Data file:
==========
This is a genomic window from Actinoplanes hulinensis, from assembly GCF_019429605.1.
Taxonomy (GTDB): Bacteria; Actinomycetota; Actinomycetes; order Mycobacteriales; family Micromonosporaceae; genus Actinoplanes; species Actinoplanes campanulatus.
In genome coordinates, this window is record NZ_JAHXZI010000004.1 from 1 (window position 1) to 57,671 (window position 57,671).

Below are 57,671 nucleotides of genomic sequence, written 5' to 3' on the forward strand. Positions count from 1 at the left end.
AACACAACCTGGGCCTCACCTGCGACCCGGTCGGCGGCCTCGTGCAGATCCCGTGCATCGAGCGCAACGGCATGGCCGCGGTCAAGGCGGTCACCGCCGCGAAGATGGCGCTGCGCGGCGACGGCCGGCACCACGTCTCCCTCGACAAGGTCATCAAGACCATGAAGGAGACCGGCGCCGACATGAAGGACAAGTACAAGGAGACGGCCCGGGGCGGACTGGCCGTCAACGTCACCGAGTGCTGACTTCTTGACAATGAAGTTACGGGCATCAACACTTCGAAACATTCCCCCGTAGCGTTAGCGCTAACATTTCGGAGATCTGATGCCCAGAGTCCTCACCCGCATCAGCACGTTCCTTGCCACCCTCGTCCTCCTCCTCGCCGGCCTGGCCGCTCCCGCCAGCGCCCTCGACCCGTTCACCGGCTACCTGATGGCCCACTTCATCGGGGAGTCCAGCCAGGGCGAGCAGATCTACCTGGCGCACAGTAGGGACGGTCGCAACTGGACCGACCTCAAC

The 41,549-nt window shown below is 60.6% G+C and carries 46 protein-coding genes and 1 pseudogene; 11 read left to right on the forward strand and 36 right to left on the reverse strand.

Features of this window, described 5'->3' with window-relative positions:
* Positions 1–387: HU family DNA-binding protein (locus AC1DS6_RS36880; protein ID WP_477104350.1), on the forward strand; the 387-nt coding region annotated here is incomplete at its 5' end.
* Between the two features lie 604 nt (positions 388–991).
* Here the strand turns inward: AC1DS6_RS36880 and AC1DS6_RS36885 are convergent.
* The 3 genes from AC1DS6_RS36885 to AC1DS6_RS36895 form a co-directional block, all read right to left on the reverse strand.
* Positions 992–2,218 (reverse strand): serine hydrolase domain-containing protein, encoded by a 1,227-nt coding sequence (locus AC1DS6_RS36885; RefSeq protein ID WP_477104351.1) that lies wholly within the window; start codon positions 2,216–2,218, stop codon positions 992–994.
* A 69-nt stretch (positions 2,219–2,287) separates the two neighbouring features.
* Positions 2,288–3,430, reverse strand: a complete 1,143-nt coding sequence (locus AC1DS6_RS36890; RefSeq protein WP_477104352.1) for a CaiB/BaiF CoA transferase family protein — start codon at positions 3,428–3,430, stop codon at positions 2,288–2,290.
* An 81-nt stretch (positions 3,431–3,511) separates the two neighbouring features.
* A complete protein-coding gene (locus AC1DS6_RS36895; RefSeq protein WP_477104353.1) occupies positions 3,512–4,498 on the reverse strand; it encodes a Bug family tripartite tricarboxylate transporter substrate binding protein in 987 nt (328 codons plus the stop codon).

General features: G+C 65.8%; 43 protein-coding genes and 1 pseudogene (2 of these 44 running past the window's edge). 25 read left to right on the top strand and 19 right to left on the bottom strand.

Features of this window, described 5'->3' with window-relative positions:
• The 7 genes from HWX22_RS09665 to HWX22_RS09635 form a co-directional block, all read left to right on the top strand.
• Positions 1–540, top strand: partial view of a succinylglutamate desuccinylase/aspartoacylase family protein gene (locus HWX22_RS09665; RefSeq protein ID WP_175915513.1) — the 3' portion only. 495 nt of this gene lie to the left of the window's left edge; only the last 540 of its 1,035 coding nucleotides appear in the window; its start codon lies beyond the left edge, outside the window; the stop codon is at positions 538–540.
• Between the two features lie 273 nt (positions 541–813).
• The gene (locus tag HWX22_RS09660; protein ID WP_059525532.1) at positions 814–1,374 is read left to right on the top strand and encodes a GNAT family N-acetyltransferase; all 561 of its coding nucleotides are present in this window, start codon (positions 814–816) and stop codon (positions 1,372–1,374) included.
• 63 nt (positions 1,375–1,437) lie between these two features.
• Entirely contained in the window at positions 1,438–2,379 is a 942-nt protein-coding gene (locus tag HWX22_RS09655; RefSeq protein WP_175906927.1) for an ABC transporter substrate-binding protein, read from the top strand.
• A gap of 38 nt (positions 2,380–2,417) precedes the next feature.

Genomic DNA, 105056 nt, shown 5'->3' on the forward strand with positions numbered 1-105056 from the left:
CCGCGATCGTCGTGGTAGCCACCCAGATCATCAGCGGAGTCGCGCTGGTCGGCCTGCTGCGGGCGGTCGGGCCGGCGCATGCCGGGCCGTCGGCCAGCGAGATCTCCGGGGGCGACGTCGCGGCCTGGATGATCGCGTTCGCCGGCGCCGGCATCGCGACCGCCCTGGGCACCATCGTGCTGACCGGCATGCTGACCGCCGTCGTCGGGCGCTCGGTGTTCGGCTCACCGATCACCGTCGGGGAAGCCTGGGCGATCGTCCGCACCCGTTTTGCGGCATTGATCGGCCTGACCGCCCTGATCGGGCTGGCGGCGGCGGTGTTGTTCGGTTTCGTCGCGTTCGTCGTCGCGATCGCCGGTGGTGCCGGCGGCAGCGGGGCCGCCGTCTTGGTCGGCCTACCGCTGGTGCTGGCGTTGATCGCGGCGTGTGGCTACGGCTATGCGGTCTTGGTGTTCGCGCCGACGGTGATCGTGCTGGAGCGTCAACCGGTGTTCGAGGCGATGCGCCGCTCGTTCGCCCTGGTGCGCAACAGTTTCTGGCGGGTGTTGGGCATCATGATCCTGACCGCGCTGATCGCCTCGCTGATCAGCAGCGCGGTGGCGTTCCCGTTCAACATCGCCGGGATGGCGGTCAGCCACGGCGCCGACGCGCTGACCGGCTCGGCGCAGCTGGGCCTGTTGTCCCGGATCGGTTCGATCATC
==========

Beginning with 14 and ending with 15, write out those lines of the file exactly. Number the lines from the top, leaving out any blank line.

* Positions 2,288–3,430, reverse strand: a complete 1,143-nt coding sequence (locus AC1DS6_RS36890; RefSeq protein WP_477104352.1) for a CaiB/BaiF CoA transferase family protein — start codon at positions 3,428–3,430, stop codon at positions 2,288–2,290.
* An 81-nt stretch (positions 3,431–3,511) separates the two neighbouring features.